I read this book about a month ago, and it’s already fading from my memory a bit, so here’s a review before it slips out of my memory altogether.
The Year of the Runaways by Sunjeev Sahota made it to the Man Booker shortlist last year, and ever since I heard about the theme of the book (Indian migrants living in England), I’ve wanted to read this book.
This book tells the story of three young men – Tarlochan, a former rickshaw driver who has left behind a horrific past in India, Avtar, who sold a kidney to get the money to come to England, and Randeep, who has come to England with the help of a visa-wife – Narinder.
Narinder’s story is also weaved into the lives of these men – and she turns out to be the most interesting and surprising character of them all.
All three men are under the impression that a better life could be had for them in England. But is life really easier over there? And what do they have to sacrifice for this mythical better life?
On the surface, the book is organized to tell the story of the one year in the lives of these protagonists when their paths cross ways in England. But it goes deep into everyone’s back stories and so it is not as slice-of-life type of book as I was expecting.
The book starts a little abruptly dropping us straight into their lives in Sheffield, England, and then slowly developing their back stories a bit at a time enhancing the suspense of how they got there.
I know a lot of migrants who went on to settle in England very well ( a few of them students who overstayed their visa), and I’ve heard a lot of the stories they told. So, I can tell you that every line that Sahota wrote about these three men rang true to me – right from their methods of migrating into the country, their way of living, and the kind of work they did. Mr. Sahota really did his research.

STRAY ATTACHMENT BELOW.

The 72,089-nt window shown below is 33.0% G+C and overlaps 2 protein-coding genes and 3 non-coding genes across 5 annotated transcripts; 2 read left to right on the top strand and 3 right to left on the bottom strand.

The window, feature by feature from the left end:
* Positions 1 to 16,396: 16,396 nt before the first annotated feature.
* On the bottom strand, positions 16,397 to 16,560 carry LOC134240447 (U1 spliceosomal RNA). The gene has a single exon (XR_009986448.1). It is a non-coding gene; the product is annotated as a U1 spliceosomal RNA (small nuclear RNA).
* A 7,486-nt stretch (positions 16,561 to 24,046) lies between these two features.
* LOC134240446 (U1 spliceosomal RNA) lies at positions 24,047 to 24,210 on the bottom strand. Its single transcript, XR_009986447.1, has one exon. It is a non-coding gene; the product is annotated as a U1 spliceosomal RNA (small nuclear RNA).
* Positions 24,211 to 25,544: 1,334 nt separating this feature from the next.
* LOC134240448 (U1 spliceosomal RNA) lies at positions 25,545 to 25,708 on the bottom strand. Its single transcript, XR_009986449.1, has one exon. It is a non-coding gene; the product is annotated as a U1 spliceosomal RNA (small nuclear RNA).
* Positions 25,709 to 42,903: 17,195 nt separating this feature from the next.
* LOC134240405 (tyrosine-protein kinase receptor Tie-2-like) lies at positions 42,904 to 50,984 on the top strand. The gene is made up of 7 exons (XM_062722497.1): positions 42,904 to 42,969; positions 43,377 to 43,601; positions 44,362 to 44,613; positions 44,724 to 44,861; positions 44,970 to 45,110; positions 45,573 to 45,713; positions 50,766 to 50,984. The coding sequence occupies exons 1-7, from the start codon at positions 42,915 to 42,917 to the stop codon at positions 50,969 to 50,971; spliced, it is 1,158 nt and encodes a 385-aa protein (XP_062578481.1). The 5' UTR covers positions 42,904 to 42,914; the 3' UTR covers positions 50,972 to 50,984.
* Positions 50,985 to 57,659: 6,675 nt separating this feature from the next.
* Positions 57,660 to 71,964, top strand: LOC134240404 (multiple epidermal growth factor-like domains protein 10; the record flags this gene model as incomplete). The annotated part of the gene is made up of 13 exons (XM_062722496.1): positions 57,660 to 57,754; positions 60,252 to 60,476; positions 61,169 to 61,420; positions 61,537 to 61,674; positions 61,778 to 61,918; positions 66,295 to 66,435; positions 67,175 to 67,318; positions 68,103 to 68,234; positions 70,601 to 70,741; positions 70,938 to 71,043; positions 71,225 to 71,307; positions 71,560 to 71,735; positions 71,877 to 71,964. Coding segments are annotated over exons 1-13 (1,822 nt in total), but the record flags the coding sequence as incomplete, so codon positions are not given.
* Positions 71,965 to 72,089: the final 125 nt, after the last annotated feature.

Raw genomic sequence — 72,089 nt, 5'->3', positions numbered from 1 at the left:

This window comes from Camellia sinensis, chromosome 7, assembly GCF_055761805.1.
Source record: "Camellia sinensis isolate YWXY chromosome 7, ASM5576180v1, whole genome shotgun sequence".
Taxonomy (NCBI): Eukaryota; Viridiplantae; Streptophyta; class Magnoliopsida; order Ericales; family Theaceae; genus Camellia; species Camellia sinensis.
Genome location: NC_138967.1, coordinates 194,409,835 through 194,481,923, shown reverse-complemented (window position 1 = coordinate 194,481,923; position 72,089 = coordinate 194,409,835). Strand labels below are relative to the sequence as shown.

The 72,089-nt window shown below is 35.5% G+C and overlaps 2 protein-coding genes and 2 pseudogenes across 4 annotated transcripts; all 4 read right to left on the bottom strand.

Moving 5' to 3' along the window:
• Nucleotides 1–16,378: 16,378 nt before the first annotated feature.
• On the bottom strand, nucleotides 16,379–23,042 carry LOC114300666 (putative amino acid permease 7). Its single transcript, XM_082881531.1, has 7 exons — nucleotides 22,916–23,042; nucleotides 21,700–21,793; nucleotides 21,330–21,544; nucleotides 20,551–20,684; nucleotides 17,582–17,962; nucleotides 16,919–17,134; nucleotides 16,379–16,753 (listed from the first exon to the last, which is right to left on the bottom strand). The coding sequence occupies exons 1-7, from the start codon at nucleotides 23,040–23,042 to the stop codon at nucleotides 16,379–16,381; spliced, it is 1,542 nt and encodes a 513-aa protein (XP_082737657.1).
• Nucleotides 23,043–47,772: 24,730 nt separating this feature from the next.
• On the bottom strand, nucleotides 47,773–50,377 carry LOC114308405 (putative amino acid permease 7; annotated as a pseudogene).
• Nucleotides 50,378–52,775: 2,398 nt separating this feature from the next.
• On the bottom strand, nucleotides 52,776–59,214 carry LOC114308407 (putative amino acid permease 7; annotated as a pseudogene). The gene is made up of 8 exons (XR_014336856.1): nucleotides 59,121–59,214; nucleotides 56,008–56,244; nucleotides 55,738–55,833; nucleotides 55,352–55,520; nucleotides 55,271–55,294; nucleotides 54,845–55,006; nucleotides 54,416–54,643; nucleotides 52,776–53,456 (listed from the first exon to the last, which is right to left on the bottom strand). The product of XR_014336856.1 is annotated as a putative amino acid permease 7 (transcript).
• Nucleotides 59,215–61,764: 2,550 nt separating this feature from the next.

But because such stories were very familiar to me, I have to say I didn’t quite relish them as much as I expected to. There was no novelty factor! And because their lives were so grim and dull, the book reflected that too, and up to the middle section, reading this book was a bit of a chore.
It’s only after the middle of the book when Narinder comes into the spotlight that I sat up and took notice. Narinder is not a character that you fall in love with. She is difficult – extremely religious, and makes choices that as a reader I found ridiculous. But there is something to her, some force, a moral core that makes you want to keep reading and find out whether she gets her happy ending.
When eventually, she loses her faith in God and her religion – Sikhism, my heart just broke. The section where she removes her turban and loosens her hair is haunting.
comes down in ribbons, loosening, uncoiling, falling.
just like her faith in God.
The actual book ending was a bit abrupt, but thankfully, there was an epilogue tagged on, which shows the lives of all these people a decade later. The epilogue was badly needed to give a little closure to the story.
The epilogue also gives a bit of sunshine to an otherwise grim story.
But that’s my opinion on the epilogue – I saw a lot of reviews on the net complaining that it was too hokey and unrealistic, but I liked it.
Happiness is a pretty precarious state, Randeep. I’m content. That’s more than enough. That’s more than most.
I guess that’s the case for most people, right?
This book was one of the books that was a strong contender for the Man Booker in 2015. However, the award eventually went to A Brief History of Seven Killings, which I admit is the more complex and better book.
The Year of the Runaways while good stopped short at actually rising to the level of sublime.
You can also buy a copy of this book from Amazon.